Step 7: Ask for a response. Make a specific request and proactively seek a direct response. Do not just say "we want Represenative X to support civil liberties." Instead, consider asking "Will Representative X suppor the Civil Liberties Act, HR 5936? See below for further talking points.
Step 8: After your meeting, complete this short survey to let us know how your meetings went. Getting that information will help BORDC to do crucial advocacy work to restore our most fundamental rights. Make sure your voice is counted!
Step 9: Follow up. Write a letter in response to your conversation. Ask whether the aide you met with needs further information, or has any further information to share with you.
This tactic can be useful if (a) your representative does not respond to requests to meet with you or (b) your representative has a track record of voting against civil liberties and will likely not be swayed by an individual meeting. This tactic is not necessarily useful if your representative has voted to support civil liberties in the past and you are working to build a stronger relationship with him or her.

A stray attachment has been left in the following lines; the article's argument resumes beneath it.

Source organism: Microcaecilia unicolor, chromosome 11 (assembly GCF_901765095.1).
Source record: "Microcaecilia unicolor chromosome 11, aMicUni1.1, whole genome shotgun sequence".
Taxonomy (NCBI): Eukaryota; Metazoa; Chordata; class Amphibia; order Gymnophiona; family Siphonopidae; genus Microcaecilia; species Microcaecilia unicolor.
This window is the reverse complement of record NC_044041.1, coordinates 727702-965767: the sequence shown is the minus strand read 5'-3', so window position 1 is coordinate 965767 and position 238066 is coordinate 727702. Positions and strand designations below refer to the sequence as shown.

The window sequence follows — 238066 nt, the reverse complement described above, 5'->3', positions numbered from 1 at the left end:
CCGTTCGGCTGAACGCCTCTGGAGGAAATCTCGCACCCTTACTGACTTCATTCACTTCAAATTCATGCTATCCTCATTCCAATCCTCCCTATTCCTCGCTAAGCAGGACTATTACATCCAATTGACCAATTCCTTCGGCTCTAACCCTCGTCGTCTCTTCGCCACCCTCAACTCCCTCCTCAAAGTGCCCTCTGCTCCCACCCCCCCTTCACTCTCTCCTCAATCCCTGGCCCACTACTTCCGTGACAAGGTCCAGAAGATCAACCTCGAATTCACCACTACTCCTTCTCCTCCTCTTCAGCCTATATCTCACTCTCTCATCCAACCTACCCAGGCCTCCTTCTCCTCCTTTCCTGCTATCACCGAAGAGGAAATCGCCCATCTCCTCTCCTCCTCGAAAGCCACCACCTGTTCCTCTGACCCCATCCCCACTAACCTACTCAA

For more information on choosing and executing tactics, check out our toolkit for local civil rights campaigns, pages 11-20.
Step 1: Decide what type of action you would like to organize. Some examples include flyering, holding a rally, organizing a silent vigil, hosting a forum or teach-in, or performing a guerrilla theater action. Check out our toolkit for more ideas about creative tactics. Some factors to take into consideration when deciding on a tactic include:
- How many people will we need to make this action successful? Is it possible to turn that many people out for this action?
- How can we make this action creative and interesting enough for the media to want to cover it?
- What action will deliver the strongest message to our representative? What action will deliver the strongest message to passers-by?
Step 2: Invite your friends, and their friends, and their friends. Figure out a target number of people to have at your action, and invite three or four times that amount. Create a facebook event, make personal phone calls to people you know might be interested, publicize at other local events and on bulletin boards in your community. Many local businesses are willing to put up signs in their windows as well. We can help by sending a blast email to supporters in your area if you let us know the time, date, and details of your event.
Step 3: Write a press release. Learn more about writing press releases and view an example in our Grassroots Toolkit on page 32.